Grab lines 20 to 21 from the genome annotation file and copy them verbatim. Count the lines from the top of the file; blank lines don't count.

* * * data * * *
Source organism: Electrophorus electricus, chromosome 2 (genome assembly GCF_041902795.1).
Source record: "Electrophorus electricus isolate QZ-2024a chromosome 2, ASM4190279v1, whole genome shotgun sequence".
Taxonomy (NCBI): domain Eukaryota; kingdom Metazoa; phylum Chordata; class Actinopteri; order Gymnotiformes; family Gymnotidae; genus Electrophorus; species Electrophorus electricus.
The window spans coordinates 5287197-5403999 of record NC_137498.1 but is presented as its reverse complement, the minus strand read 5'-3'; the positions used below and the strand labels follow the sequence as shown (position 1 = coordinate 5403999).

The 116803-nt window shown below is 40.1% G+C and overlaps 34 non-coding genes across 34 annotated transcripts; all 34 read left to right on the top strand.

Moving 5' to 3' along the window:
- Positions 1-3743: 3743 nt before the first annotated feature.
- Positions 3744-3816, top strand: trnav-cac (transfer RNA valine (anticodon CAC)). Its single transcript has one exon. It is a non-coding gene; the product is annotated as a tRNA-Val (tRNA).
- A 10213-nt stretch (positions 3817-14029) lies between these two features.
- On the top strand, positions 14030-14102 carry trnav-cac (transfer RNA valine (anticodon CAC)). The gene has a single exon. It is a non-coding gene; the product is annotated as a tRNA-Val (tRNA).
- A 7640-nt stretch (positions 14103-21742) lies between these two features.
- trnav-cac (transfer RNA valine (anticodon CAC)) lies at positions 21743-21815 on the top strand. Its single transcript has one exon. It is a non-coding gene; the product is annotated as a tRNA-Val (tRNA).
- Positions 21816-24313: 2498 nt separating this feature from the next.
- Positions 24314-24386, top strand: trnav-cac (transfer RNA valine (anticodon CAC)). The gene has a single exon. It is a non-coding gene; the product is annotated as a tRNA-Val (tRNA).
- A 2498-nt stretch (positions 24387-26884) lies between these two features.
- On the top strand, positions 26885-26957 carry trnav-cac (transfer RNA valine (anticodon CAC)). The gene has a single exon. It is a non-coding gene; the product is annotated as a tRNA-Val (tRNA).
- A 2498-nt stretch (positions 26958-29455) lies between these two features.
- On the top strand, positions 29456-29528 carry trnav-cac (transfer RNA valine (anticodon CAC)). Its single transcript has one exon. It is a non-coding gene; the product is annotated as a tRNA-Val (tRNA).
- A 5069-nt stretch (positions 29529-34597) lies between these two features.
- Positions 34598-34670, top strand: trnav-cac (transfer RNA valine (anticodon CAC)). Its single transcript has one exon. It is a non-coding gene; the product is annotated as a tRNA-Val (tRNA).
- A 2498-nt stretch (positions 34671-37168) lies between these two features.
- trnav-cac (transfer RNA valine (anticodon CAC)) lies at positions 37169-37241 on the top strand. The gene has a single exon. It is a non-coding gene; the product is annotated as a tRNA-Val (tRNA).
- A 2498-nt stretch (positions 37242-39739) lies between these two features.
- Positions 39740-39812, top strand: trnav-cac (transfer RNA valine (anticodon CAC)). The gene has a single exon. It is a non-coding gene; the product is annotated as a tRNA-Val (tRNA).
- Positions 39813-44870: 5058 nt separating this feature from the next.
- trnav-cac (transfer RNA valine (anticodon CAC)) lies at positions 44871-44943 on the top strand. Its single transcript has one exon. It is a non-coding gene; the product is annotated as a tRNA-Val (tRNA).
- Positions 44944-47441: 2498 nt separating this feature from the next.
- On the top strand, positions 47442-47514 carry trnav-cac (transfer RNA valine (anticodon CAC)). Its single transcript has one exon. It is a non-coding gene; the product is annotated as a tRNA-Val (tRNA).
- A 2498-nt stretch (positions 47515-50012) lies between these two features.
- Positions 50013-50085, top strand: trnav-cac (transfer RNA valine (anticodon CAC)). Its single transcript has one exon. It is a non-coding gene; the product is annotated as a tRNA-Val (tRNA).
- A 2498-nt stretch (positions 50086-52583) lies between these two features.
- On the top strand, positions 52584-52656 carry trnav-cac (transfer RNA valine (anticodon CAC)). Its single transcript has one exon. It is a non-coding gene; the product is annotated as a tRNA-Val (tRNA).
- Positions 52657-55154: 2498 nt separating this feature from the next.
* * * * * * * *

- Positions 34598-34670, top strand: trnav-cac (transfer RNA valine (anticodon CAC)). Its single transcript has one exon. It is a non-coding gene; the product is annotated as a tRNA-Val (tRNA).
- A 2498-nt stretch (positions 34671-37168) lies between these two features.